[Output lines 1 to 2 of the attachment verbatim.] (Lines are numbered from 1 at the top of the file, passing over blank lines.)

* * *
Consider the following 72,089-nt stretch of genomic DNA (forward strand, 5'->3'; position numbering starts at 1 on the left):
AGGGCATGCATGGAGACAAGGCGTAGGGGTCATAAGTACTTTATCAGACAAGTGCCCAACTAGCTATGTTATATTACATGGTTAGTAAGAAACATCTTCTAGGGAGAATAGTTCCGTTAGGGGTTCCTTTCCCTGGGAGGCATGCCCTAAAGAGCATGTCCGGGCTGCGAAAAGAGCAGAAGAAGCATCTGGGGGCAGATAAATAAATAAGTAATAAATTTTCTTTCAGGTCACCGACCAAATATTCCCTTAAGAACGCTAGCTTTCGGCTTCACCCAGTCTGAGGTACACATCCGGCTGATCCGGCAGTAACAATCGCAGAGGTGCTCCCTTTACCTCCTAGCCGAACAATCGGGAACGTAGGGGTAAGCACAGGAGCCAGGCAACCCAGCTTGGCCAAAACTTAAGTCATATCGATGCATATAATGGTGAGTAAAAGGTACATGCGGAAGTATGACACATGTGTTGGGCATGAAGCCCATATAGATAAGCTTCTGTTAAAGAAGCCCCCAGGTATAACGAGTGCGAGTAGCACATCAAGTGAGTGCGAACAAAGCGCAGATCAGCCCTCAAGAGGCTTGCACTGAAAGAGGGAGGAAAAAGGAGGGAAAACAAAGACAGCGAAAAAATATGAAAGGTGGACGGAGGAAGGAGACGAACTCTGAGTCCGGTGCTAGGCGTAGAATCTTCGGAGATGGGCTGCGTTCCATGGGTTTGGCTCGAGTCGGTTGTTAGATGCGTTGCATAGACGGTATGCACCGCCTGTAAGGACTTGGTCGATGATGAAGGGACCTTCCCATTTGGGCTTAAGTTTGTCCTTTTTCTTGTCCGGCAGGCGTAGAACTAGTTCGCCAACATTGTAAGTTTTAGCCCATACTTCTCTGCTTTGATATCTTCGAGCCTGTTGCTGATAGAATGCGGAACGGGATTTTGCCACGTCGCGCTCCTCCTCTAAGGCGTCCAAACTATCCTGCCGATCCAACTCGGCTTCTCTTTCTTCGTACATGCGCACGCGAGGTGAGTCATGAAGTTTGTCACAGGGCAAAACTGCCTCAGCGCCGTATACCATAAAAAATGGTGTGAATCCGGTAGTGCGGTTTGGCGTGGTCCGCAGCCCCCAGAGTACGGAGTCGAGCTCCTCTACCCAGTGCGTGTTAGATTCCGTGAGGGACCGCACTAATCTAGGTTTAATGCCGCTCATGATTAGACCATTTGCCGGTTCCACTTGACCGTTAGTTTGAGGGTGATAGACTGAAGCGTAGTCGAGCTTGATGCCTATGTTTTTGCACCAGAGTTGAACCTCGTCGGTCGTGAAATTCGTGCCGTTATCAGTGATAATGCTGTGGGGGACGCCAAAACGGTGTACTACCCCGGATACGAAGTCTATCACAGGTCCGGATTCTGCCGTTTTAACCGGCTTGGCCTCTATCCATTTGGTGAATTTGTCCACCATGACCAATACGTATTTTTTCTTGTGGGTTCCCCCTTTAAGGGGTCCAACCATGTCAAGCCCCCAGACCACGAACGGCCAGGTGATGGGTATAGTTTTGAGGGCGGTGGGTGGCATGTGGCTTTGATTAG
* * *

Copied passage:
Consider the following 72,089-nt stretch of genomic DNA (forward strand, 5'->3'; position numbering starts at 1 on the left):
AGGGCATGCATGGAGACAAGGCGTAGGGGTCATAAGTACTTTATCAGACAAGTGCCCAACTAGCTATGTTATATTACATGGTTAGTAAGAAACATCTTCTAGGGAGAATAGTTCCGTTAGGGGTTCCTTTCCCTGGGAGGCATGCCCTAAAGAGCATGTCCGGGCTGCGAAAAGAGCAGAAGAAGCATCTGGGGGCAGATAAATAAATAAGTAATAAATTTTCTTTCAGGTCACCGACCAAATATTCCCTTAAGAACGCTAGCTTTCGGCTTCACCCAGTCTGAGGTACACATCCGGCTGATCCGGCAGTAACAATCGCAGAGGTGCTCCCTTTACCTCCTAGCCGAACAATCGGGAACGTAGGGGTAAGCACAGGAGCCAGGCAACCCAGCTTGGCCAAAACTTAAGTCATATCGATGCATATAATGGTGAGTAAAAGGTACATGCGGAAGTATGACACATGTGTTGGGCATGAAGCCCATATAGATAAGCTTCTGTTAAAGAAGCCCCCAGGTATAACGAGTGCGAGTAGCACATCAAGTGAGTGCGAACAAAGCGCAGATCAGCCCTCAAGAGGCTTGCACTGAAAGAGGGAGGAAAAAGGAGGGAAAACAAAGACAGCGAAAAAATATGAAAGGTGGACGGAGGAAGGAGACGAACTCTGAGTCCGGTGCTAGGCGTAGAATCTTCGGAGATGGGCTGCGTTCCATGGGTTTGGCTCGAGTCGGTTGTTAGATGCGTTGCATAGACGGTATGCACCGCCTGTAAGGACTTGGTCGATGATGAAGGGACCTTCCCATTTGGGCTTAAGTTTGTCCTTTTTCTTGTCCGGCAGGCGTAGAACTAGTTCGCCAACATTGTAAGTTTTAGCCCATACTTCTCTGCTTTGATATCTTCGAGCCTGTTGCTGATAGAATGCGGAACGGGATTTTGCCACGTCGCGCTCCTCCTCTAAGGCGTCCAAACTATCCTGCCGATCCAACTCGGCTTCTCTTTCTTCGTACATGCGCACGCGAGGTGAGTCATGAAGTTTGTCACAGGGCAAAACTGCCTCAGCGCCGTATACCATAAAAAATGGTGTGAATCCGGTAGTGCGGTTTGGCGTGGTCCGCAGCCCCCAGAGTACGGAGTCGAGCTCCTCTACCCAGTGCGTGTTAGATTCCGTGAGGGACCGCACTAATCTAGGTTTAATGCCGCTCATGATTAGACCATTTGCCGGTTCCACTTGACCGTTAGTTTGAGGGTGATAGACTGAAGCGTAGTCGAGCTTGATGCCTATGTTTTTGCACCAGAGTTGAACCTCGTCGGTCGTGAAATTCGTGCCGTTATCAGTGATAATGCTGTGGGGGACGCCAAAACGGTGTACTACCCCGGATACGAAGTCTATCACAGGTCCGGATTCTGCCGTTTTAACCGGCTTGGCCTCTATCCATTTGGTGAATTTGTCCACCATGACCAATACGTATTTTTTCTTGTGGGTTCCCCCTTTAAGGGGTCCAACCATGTCAAGCCCCCAGACCACGAACGGCCAGGTGATGGGTATAGTTTTGAGGGCGGTGGGTGGCATGTGGCTTTGATTAG